What would Kamala Harris mean for the US economy?

What would Kamala Harris mean for the US economy?
Source: Carlos Barria, Reuters
Harris’ economic priorities appear mostly in-line with those put forward by Joe Biden’s presidential campaign.

Amid the economic fallout caused by the coronavirus pandemic in the United States, much attention has been placed on the economic platforms of the top two presidential candidates – former Vice President Joe Biden and incumbent President Donald Trump.

But it’s not just the platforms of those two men that matter.

Kamala Harris, selected as Democratic challenger Joe Biden’s vice presidential running mate in August, is the first woman of color to be nominated for national office by a major American political party.

As Biden himself has stated, the former California attorney general and sitting Senator will have her own responsibilities and work set aside for her if the ticket should win the White House in November.

Harris brings to Biden’s presidential ticket a set of her own economic priorities, with her past record in office suggesting what we can expect from a potential Biden/Harris administration.

Kamala’s career

Harris’ career in office began as the San Francisco attorney general in 2004, a position she held until 2011. Following this, Harris was elected as California’s attorney general in 2011, serving until 2016.

Elected to the US Senate in 2016, Harris became known to the general public as a tough interrogator of Trump administration officials, most prominently during the confirmation hearings of Supreme Court nominee Brett M. Kavanaugh.

In 2019, Harris launched her own campaign for the presidency but dropped out in late 2019 before endorsing Joe Biden in March 2020.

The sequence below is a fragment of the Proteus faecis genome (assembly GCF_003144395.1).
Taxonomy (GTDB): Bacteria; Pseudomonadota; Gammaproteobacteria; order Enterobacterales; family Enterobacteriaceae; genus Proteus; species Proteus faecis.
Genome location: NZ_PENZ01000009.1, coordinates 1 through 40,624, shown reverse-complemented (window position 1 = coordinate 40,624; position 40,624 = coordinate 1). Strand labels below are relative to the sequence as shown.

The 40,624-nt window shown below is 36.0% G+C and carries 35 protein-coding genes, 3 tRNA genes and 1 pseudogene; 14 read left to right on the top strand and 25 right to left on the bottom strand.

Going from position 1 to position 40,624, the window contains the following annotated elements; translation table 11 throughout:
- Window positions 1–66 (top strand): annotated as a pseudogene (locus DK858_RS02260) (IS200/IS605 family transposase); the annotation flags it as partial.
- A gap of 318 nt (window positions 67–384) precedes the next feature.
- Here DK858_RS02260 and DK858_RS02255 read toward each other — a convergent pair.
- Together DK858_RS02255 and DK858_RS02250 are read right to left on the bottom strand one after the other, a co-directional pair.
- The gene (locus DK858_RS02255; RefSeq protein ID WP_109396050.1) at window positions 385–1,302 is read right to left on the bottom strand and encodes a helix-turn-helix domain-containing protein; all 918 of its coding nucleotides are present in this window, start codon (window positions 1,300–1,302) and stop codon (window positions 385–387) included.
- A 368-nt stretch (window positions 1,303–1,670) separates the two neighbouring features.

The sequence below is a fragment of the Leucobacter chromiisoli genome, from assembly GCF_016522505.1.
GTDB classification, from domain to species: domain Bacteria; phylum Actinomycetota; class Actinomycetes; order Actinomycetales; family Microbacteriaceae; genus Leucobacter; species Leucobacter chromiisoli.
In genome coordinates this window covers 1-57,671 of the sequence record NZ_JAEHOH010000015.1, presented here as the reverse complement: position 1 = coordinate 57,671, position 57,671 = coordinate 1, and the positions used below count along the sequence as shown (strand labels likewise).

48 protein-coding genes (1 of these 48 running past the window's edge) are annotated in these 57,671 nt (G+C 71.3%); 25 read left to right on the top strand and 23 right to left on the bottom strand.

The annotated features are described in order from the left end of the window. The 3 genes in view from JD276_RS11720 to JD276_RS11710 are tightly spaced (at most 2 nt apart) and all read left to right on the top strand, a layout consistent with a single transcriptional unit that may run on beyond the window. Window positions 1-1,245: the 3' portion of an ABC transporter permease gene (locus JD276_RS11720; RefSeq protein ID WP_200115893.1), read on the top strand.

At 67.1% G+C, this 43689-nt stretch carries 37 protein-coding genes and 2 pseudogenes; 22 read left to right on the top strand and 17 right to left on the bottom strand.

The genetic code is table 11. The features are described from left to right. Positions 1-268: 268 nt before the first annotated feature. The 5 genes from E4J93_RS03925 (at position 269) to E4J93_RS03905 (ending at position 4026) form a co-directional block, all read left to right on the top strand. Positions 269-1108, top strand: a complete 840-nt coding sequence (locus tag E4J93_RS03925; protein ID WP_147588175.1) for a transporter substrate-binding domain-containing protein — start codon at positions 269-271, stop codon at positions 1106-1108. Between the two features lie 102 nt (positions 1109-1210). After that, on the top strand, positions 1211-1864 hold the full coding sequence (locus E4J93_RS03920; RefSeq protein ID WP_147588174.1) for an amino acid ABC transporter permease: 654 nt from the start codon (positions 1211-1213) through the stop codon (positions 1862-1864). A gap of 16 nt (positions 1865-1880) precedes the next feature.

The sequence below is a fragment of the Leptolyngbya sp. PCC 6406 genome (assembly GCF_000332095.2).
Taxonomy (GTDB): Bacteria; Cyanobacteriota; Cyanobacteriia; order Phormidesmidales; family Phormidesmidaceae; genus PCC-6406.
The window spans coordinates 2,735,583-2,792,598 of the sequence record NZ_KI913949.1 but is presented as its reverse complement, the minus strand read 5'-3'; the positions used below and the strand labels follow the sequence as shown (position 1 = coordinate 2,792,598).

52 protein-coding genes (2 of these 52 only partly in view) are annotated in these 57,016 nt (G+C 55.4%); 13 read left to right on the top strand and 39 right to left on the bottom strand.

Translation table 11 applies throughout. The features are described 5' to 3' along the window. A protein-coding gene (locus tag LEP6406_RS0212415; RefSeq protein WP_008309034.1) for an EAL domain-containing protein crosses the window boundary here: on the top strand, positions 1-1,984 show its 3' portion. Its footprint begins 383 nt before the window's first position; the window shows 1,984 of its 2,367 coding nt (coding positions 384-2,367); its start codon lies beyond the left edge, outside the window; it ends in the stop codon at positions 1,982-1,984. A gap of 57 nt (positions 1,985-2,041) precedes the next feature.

Kamala Harris’ political position and ideology is a topic up for debate between allies and detractors alike. Though the independent website GovTrack lists her as one of the most progressive sitting senators, Harris’ career as California’s top prosecutor and her tough stance on crime has earned her the suspicion of some on the American left.

In terms of her economic record, it is clear what priorities Kamala Harris will bring to a potential Joe Biden administration. It is also clear that Biden would allow Vice President Harris the space and scope to push her own personal policy priorities.

For instance, Biden has stated that when he agreed to serve as President Obama’s running mate, he wanted to be “the last person in the room before he made important decisions.” With his vice presidential pick, Biden “asked Kamala to be the last voice in the room.”

Supporting working-class Americans

One issue that Harris has consistently promoted, as a Senator and attorney general, is support for those affected by mortgage fraud and assisting homeowners more generally.

In 2011, Harris announced the creation of a Mortgage Fraud Strike Force in California in the wake of the 2010 foreclosures crisis and has generally tried to provide greater protections to homeowners from mortgage fraud more generally.

At the height of the coronavirus pandemic, Harris sponsored the RELIEF Act, a bill that aimed to provide mortgage relief and eviction relief for renters in relation to the COVID-19 pandemic.

During her brief presidential campaign, Harris expanded upon these issues that are clearly of some personal importance. Her campaign proposed a US$3 trillion plan to reduce taxes for middle- and working-class families, as well as billions of dollars in tax credits for low-income renters and an overhaul of the cash bail system.